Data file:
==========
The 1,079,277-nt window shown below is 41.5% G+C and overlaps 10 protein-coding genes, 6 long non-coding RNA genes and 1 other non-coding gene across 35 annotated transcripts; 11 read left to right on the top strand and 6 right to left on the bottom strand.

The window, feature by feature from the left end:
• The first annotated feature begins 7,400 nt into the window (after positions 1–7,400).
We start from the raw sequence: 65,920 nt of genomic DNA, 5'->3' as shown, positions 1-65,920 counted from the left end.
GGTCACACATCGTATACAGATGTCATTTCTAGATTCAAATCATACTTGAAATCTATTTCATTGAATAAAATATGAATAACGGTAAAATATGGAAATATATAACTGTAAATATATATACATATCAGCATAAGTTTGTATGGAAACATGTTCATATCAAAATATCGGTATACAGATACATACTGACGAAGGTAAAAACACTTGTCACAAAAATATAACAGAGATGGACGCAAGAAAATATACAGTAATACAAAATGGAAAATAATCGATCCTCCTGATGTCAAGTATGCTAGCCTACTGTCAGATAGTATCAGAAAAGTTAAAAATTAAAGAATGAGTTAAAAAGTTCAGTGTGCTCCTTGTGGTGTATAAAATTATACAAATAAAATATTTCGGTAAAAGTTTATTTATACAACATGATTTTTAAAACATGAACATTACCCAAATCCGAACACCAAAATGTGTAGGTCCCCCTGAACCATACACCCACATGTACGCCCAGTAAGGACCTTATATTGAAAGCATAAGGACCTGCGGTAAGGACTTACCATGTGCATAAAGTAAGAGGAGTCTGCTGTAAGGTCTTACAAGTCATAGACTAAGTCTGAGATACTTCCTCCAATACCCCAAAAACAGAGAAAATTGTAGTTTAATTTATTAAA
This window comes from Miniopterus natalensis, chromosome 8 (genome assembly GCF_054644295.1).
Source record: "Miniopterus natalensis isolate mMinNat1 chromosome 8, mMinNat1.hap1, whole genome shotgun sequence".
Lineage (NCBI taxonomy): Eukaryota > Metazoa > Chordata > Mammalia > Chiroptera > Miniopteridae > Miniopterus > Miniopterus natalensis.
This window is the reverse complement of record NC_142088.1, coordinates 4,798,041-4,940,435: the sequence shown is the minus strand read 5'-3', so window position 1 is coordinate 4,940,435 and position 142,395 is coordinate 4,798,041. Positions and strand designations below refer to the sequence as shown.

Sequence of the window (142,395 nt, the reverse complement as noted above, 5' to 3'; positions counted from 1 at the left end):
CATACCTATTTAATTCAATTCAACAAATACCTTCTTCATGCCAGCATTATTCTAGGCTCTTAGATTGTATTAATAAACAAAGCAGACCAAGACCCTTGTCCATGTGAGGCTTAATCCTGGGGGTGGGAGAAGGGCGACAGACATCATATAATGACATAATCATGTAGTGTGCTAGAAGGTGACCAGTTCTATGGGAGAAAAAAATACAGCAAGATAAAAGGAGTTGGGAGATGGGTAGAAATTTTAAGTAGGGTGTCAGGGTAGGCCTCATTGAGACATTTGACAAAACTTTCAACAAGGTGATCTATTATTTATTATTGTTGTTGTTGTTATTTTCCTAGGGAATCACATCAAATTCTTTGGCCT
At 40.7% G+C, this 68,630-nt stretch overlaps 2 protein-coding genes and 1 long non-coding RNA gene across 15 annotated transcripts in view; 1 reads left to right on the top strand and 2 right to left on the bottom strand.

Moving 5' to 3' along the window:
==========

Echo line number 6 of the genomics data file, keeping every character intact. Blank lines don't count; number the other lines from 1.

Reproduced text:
This window comes from Miniopterus natalensis, chromosome 8 (genome assembly GCF_054644295.1).